Photo of the New Territories by countries in colors used under a Creative Commons license.

Austin Coates, Myself A Mandarin (Oxford University Press China, 1988).
As a young man, soon after World War II, Coates went to Hong Kong to work in the civil service. Three years later, he became a magistrate in the New Territories, deciding civil disputes in rural villages which had been bypassed by the twentieth century. Another person in his circumstances might have insisted on applying British common law, but Coates was fortunate enough not to know any of it, and instead had to use his wits to find the just resolution which would be accepted by all sides to a dispute. Many chapters are devoted to memorable cases; none disappoint. (This book can be found in bookstores in Hong Kong, but good luck tracking down a copy elsewhere.)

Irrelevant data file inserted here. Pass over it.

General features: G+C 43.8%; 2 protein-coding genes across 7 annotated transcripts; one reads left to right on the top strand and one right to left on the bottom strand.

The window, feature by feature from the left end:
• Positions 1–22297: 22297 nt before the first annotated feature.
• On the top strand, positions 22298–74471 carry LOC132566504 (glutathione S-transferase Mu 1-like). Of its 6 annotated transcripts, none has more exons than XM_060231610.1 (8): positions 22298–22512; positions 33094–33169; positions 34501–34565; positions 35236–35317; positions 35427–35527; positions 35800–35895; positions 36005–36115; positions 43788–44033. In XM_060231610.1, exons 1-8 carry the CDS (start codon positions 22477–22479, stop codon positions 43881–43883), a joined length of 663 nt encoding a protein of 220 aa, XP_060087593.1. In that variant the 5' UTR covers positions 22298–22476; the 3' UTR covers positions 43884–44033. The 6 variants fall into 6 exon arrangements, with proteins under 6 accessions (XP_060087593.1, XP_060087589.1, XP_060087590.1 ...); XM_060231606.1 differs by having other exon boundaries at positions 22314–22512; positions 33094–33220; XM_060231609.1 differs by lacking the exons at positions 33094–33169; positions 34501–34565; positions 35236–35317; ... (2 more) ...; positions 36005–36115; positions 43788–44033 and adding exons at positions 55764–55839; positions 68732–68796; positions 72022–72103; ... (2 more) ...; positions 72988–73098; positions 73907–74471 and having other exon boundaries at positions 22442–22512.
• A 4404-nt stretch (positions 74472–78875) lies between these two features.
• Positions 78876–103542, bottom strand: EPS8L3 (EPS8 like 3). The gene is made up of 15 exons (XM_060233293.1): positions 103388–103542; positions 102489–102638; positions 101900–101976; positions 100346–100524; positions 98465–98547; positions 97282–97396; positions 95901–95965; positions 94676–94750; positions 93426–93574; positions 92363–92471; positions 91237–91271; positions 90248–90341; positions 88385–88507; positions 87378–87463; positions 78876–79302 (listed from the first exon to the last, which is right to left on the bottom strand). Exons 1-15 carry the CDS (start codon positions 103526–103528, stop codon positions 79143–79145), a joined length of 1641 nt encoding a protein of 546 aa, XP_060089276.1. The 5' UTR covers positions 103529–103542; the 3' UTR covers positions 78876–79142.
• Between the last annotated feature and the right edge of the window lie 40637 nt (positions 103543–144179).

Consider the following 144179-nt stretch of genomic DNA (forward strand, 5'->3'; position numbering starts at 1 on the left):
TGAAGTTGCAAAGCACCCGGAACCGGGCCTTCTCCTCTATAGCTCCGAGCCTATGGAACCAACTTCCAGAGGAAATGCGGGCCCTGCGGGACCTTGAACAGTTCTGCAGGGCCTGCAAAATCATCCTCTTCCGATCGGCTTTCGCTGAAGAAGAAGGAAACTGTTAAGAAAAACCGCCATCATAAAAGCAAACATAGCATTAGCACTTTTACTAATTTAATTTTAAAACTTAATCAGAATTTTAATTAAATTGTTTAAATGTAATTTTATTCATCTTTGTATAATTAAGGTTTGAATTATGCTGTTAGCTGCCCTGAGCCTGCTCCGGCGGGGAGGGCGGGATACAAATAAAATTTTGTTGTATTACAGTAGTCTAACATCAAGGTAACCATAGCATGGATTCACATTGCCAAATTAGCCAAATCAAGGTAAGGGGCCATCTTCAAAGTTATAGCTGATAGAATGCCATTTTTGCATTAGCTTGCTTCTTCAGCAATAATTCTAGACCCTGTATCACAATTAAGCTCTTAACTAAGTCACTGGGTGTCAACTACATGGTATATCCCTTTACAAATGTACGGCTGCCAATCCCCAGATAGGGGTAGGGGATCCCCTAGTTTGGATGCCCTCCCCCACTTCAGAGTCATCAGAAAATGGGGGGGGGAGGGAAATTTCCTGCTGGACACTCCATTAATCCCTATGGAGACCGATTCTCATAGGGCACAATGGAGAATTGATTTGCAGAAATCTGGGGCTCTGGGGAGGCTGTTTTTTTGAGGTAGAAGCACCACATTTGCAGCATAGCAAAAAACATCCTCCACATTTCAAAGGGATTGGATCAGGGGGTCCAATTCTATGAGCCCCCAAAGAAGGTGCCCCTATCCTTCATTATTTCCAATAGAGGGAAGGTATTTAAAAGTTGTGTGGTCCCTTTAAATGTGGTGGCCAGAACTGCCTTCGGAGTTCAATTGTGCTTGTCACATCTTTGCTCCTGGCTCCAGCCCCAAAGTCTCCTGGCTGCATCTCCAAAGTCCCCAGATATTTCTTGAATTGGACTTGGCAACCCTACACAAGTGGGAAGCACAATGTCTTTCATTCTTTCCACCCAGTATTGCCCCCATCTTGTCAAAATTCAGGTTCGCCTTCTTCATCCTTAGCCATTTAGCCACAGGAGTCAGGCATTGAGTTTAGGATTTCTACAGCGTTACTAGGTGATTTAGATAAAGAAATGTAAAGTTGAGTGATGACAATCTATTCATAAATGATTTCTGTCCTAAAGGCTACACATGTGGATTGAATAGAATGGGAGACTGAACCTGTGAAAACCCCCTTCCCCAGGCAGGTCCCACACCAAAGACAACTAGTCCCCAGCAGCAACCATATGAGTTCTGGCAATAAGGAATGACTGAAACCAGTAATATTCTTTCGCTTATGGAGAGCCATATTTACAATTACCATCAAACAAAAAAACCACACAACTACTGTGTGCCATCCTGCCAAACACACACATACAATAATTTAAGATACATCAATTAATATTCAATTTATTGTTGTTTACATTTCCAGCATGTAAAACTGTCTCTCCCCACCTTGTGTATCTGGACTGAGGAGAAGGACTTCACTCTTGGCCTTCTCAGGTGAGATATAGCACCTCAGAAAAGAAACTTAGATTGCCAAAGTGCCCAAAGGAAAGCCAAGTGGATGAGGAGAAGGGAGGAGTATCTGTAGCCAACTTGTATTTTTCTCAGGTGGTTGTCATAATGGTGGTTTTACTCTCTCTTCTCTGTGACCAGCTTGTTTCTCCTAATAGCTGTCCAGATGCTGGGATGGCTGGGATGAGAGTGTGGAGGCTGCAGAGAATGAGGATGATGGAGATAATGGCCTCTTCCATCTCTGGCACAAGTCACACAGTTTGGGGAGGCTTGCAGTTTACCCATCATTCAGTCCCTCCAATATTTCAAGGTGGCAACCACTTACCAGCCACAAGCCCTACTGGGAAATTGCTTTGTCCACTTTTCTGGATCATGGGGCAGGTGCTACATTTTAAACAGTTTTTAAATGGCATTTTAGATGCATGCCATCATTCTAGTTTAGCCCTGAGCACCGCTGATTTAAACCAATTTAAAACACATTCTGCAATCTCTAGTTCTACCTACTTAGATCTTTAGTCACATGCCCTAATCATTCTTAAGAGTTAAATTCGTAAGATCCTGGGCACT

Here is Wikipedia’s entry about Coates, who spent much of the rest of his life in Hong Kong. Here’s an excerpt. Kay Danielson appreciated the author’s bafflement at deciphering indirect communication and managing the cultural minefields of face, ceremony and duty. James Garriss calls it delightful. Rory Boland considers it a classic book about the city. Coates’ cows went feral, apparently. Nell Freudenberger picked it as her favorite obscure book.